Every now and then, someone in the financial industry suggests transforming branches into hangouts. Most recently, the author of a Bank Innovation article wondered why banks and credit unions don’t follow in Starbucks’ footsteps, becoming a “third place” by turning their branches into “destination experiences.”
It’s tempting to look at what Starbucks has done and think, “Why can’t we try that?” And when financial institutions see what Umpqua Bank and ING DIRECT are doing with their facilities, they can easily be mislead. “We should do that too.” They fall in love with the concept without understanding the underlying strategies driving each bank’s decision to create a café-style experience. ING DIRECT was an internet-based bank looking to reassure consumers by establishing some sort of physical presence. And Umpqua’s success has much more to do with its promotional, branch-centered events – like movie nights — than the bank’s innovative store design or the CDs it sells.
Reality Checks: Branches aren’t hangouts, and they never will be. Consumers generally have no interest in hanging out in banks. Almost every financial institution that has explored this strategy has found that it doesn’t work.
“Institutions trying to replicate Starbucks ‘third place’ have been generally unsuccessful with few exceptions,” says Paul Seibert, Principle at EHS Design, an firm specializing in branch architecture.
“The real question is why do you want people to hang out in your branch?” asks Seibert. “What is the purpose? How does it help create business?”
THE ‘LETS-GO-HANG-OUT-AT-THE-BANK’ BANK
These guys abandoned this concept shortly after introducing it. One of the main reasons? Consumers were confused. Was it a bank or a coffee shop? Consumers weren’t comfortable with the cross-over concept.
Reliant Bank subleased some space to a smoothie shop but discontinued the relationship after only nine months due to staffing issues with the franchisee. Apparently, they had a problem keeping the location staffed. Reliant plans to replace the smoothie concession, and is currently in negotiations with another food service partner.
This branch isn’t a prototype that will be rolled out across the Deutsche Bank network. It isn’t the future direction Deutsche is taking its branches. It doesn’t signal an emerging trend. Deutsche had a single branch located inside an upscale, high-end shopping area and needed to match its retail experience with consumer expectations and the architectural cues appropriate to such a situation. Banks should always adapt the design of their branches to fit the local context.
Jim Haack, a principal at Momentum, a design/build firm specializing in the financial industry, reminds us that there is always value in making your branches more comfortable and inviting, but draws the line a developing full-blown cafés. He says you can use these ideas — comfy sofas and gourmet coffee — to create what’s called “touchdown spaces,” an architectural term that is essentially a closing area for sales.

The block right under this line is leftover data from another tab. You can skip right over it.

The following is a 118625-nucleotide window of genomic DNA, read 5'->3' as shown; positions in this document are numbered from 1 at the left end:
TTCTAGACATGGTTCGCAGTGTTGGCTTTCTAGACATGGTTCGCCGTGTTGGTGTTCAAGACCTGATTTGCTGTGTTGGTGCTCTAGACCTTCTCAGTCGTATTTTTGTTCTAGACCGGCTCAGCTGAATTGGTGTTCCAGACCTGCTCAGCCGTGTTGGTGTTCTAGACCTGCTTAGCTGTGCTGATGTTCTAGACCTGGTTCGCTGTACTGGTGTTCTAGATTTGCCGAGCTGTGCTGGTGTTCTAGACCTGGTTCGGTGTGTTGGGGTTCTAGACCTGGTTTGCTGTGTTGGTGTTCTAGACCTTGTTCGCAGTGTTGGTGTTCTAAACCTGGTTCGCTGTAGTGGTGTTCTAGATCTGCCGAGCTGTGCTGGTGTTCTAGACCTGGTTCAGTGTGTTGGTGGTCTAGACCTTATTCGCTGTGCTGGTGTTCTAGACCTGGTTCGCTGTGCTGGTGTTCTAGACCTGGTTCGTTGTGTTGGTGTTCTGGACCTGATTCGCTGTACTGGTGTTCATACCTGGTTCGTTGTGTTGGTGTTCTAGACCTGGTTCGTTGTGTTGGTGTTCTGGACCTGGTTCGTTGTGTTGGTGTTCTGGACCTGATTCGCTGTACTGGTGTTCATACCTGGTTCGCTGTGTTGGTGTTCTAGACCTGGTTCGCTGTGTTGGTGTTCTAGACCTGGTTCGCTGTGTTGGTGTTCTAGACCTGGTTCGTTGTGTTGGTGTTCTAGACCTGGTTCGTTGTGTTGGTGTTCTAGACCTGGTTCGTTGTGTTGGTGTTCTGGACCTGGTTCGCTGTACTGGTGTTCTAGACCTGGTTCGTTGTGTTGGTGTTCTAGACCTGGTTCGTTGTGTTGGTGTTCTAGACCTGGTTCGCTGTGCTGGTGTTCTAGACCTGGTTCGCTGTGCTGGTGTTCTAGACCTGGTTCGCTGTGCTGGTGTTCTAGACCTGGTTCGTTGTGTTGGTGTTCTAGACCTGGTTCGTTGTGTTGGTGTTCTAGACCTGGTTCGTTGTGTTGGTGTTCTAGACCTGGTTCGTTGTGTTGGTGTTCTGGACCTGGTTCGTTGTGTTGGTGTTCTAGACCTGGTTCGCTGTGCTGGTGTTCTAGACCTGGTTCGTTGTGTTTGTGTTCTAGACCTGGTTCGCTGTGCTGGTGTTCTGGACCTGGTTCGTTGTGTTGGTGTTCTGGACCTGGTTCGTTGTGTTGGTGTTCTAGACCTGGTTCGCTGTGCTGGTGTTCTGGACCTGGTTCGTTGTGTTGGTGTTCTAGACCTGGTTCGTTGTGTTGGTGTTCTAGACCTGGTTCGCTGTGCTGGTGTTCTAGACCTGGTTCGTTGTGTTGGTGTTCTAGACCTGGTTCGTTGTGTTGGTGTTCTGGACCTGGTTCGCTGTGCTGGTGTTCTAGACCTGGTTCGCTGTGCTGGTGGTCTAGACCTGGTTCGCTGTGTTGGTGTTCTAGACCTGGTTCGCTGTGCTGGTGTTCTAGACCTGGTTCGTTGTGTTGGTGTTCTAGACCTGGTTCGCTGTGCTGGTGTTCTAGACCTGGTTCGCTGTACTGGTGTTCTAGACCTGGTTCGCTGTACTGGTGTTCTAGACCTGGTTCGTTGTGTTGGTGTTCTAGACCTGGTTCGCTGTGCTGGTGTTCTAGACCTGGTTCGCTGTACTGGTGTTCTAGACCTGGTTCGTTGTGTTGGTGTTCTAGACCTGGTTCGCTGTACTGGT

“Sales reps can use lounges areas as neutral turf to close deals,” Haack says. “Customers feel more at ease in a space that feels more like their living room than some guys’ sales office.”
Start Offering Free WiFi…Today!
Sarah Meyerrose, a banking consultant, thinks free WiFi is a way to dull the pain consumers associate with banking. “We all know banks are not a destination, but a periodic necessary evil to be avoided whenever possible,” she wrote on Bank Innovation’s website. “So why not offer free, fast WiFi?”
You can — indeed you should — offer free WiFi in your branches. Free WiFi for customers improves the experience by giving those with mobile devices the chance to utilize down time. If they are waiting for a service rep or a loan to be approved, they can use their mobile devices to pass their time waiting productively.
Reality Check: Someday soon, free WiFI won’t be a differentiator, it will be an expectation. Customers will get grumpy if you don’t have it.
“WiFi is an understandable customer expectation,” Brett King, author of the breakthrough book Bank 2.0, told The Financial Brand. “It gives customers more control over their experience.”
“HSBC Premier introduced Free WiFi in Hong Kong,” King explains. “Customer satisfaction almost doubled as a result of this in respect to their perceptions of the branch.”
If a few people occasionally drop in to use your free WiFi, that’s great. But just because you offer free WiFi does not mean you are trying to make your bank a hangout or turn it into a café. You can even call them “lounges.” Just don’t fool yourself into thinking that people will flock to your locations to loaf around and sip cappuccinos. It ain’t gonna happen.
There is nothing wrong with trying to make your waiting areas more warm, personal, inviting and comfortable. You probably already offer coffee, so why not offer good coffee? You already give people reading materials (albeit offline, old media magazines and newspapers), so why not give them internet access and let them read what they want to read?
Reality Check: Building cafés is way too far a departure from banking’s core business model.
“I just don’t think turning a branch into a coffee shop will save your branch if you don’t have a value proposition,” King cautions.
And don’t forget about all the issues with inventory, permitting and other sorts of nastiness associated with food service businesses.
“The more complex in terms of beverages and food, the less likely it is to succeed,” warns Seibert.
King offers this final word of advice: “Banks can use coffee and WiFi to make your stay more pleasant, but don’t think that it will make up for poor customer service.”